The arrangement, called a Halbach array, generates a strong magnetic field below the magnets. But above the array, where passengers would be, the magnetic fields cancel each other out. The array was invented by Klaus Halbach of the Lawrence Berkeley National Laboratory.

As the car moves forward, the magnetic field generated by the Halbach array induces an electric current to flow in copper cable embedded in the track in ladder-like rungs. The electric current flowing through the cable then generates its own magnetic field, which repels the field generated by the Halbach array.

The underlying principle is nothing new; it was demonstrated by English physicist Michael Faraday in 1831.

The train is propelled by a separate, electric-powered system that is also embedded in the track. The system, called a linear synchronous motor, offers an important safety advantage: If the power unexpectedly fails, the cars remain levitated until the train slows to roughly 5 mph, then settle on auxiliary wheels as the train comes to a stop.

To Gurol, however, one of the biggest advantages of the new urban maglev technology is that its actual performance can be theoretically simulated with highly accurate computer models.

"You can calculate the fields and the effects, and we've demonstrated the accuracy of those calculations to a high degree," Gurol said.

The next stage would be to build a working system.

A 4.6-mile, single-track system has been proposed to link the main campus of California University of Pennsylvania with a 98-acre auxiliary campus. The state-supported university is about 60 miles south of Pittsburgh.

The terrain, which includes a climb above the Monongahela River, is ideal for a maglev system, Gurol said.

"The beauty of maglev is you don't need to go underground, because it's quiet and can handle sharp turns and steep grades," Gurol said. By one estimate, going underground can add from $200 million to $400 million per mile to the cost of an urban mass transit system.

The proposed site was driven largely by the Pittsburgh-area companies and institutions participating in General Atomics' industrial consortium.

The consortium, which has shared about 20 percent of the cost so far, includes Carnegie Mellon University, Hall Industries, Mackin Engineering Co., PJ Dick, Sargent Electric Co., Union Switch & Signal and the Western Pennsylvania Maglev Development Corp.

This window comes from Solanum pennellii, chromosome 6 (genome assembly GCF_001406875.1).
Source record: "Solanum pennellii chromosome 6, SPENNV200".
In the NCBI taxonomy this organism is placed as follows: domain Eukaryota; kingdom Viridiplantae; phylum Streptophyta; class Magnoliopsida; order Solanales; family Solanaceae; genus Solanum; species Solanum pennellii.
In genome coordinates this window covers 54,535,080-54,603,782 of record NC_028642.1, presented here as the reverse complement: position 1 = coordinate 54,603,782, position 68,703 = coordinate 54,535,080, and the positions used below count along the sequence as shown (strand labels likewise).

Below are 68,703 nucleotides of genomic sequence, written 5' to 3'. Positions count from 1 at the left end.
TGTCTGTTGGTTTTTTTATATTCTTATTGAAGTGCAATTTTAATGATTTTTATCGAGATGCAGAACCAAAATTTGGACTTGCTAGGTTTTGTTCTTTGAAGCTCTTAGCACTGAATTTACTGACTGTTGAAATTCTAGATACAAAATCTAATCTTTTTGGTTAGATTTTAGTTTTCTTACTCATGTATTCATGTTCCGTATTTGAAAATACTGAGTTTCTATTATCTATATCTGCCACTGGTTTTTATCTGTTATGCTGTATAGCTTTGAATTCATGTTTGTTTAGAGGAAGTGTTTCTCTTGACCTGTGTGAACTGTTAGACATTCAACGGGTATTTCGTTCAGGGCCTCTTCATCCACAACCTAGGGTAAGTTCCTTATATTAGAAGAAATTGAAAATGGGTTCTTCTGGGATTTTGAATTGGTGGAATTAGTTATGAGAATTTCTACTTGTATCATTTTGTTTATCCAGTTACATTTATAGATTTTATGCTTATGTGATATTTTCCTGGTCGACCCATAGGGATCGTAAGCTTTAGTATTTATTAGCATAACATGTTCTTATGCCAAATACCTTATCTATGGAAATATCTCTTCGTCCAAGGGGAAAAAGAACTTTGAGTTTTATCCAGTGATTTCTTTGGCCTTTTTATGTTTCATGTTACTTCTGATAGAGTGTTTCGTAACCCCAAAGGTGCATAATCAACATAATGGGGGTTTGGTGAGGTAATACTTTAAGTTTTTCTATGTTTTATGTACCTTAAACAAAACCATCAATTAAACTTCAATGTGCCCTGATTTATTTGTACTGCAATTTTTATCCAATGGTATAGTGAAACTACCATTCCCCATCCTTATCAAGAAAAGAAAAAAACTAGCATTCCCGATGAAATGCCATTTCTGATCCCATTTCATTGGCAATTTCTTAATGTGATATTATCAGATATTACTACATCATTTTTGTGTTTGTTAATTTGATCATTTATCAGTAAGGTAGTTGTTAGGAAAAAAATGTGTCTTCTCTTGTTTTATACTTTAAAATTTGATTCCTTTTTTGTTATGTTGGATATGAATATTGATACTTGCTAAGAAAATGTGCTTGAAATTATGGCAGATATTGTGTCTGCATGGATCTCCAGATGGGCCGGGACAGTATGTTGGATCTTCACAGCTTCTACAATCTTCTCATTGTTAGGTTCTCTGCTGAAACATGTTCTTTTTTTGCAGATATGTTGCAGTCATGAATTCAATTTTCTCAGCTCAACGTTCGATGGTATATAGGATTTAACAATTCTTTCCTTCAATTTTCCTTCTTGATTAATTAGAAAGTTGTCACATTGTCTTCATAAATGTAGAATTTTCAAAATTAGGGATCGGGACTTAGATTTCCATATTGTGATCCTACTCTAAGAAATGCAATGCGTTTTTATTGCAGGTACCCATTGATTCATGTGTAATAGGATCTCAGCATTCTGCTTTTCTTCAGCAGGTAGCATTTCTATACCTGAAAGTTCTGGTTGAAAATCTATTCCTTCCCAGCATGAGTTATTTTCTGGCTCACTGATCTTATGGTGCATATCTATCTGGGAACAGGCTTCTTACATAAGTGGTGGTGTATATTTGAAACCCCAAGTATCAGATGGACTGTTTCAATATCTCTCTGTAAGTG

The Pittsburgh group asked General Atomics to participate in the effort about four years ago, Gurol said. The company has developed broad experience in various types of magnetic technologies, arising largely from its expertise in using magnets to contain plasma in its fusion reactor.

Now Gurol sees new opportunities for his company to develop new business in urban transportation.

At an estimated cost of about $190 million, though, development of the Pennsylvania system is years away.

Until such a system is built, however, "We don't know how much things are going to cost," said Harding of the Federal Railroad Administration. "We've discovered at this early stage that these early estimates don't mean very much and that these costs escalate."

Like Post, Harding said another question is whether enough Americans would use an urban maglev system to make it financially viable.

"In Amsterdam, there are magnificent trolleys and public transportation systems that are heavily used," Harding said. "But everyone points out that the United States is quite different. Our infrastructure is built around the automobile.

"My feeling is that it's probably worth a try," Harding added. "I wouldn't want to build a system that is 100 miles long. But a system like this has its advantages."